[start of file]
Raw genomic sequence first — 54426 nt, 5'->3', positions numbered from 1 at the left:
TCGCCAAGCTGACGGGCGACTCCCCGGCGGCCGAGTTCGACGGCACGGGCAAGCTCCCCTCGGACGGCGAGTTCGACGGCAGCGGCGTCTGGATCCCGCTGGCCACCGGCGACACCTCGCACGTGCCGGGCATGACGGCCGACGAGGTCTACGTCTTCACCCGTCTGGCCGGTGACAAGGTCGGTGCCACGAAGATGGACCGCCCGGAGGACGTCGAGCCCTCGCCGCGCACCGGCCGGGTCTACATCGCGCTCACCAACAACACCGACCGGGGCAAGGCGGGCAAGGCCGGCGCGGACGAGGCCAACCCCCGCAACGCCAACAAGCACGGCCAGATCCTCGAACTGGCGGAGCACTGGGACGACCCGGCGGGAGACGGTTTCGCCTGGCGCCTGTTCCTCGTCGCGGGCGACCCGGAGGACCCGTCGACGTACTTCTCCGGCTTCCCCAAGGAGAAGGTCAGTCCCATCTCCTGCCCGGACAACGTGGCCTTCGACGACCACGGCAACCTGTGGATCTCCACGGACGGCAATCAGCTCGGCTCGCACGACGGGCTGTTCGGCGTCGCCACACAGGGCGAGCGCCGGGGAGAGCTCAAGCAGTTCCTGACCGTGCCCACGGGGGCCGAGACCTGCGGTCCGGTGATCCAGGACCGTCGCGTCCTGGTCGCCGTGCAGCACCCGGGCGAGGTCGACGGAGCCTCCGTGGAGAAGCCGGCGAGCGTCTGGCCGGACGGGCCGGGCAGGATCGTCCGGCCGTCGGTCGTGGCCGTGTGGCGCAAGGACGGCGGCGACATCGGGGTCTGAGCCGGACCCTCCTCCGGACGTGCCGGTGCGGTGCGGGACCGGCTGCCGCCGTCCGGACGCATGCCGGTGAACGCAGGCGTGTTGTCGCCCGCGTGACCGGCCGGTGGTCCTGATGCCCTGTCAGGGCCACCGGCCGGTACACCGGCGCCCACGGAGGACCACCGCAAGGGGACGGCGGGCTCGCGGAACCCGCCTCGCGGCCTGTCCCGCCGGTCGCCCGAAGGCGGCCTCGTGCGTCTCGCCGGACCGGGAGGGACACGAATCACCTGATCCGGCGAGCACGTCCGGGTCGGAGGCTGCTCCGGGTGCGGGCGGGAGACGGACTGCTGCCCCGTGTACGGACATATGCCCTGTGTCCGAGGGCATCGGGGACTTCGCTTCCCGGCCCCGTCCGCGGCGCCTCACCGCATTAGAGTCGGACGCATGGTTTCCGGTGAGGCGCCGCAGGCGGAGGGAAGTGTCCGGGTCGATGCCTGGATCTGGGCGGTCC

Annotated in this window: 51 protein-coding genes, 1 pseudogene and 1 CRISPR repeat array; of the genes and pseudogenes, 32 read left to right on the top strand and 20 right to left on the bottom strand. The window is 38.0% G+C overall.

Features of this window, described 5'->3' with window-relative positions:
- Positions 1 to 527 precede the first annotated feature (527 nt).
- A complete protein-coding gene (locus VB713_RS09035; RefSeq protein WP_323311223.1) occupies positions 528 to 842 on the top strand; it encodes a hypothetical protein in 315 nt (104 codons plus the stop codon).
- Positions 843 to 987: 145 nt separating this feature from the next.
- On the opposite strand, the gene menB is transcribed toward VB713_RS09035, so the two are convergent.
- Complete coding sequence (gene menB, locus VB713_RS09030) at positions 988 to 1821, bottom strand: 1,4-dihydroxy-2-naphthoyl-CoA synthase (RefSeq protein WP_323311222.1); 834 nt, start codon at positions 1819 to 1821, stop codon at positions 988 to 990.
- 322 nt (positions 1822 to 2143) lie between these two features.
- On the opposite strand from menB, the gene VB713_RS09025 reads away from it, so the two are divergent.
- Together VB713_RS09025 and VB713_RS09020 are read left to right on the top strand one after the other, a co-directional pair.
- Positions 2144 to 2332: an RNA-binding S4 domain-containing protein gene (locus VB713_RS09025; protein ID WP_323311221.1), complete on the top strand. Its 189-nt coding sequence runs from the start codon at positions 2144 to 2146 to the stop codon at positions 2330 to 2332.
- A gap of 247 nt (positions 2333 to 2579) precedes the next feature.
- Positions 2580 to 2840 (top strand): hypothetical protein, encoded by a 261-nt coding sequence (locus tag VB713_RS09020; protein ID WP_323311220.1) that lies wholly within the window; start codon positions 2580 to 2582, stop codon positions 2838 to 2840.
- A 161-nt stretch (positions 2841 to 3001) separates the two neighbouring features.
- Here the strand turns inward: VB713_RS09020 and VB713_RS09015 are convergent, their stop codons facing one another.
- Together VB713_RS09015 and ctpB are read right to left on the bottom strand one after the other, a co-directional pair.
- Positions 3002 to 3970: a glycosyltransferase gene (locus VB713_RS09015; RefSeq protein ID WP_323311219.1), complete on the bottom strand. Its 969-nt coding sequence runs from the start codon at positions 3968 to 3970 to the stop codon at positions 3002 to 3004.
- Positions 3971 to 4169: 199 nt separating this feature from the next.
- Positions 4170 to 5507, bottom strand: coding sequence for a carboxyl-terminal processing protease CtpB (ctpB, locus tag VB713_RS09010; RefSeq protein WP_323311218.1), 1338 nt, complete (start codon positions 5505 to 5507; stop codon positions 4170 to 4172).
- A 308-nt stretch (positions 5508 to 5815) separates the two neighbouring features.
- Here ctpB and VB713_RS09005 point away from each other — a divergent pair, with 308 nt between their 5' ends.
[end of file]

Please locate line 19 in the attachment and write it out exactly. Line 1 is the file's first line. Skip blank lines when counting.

- Positions 3002 to 3970: a glycosyltransferase gene (locus VB713_RS09015; RefSeq protein ID WP_323311219.1), complete on the bottom strand. Its 969-nt coding sequence runs from the start codon at positions 3968 to 3970 to the stop codon at positions 3002 to 3004.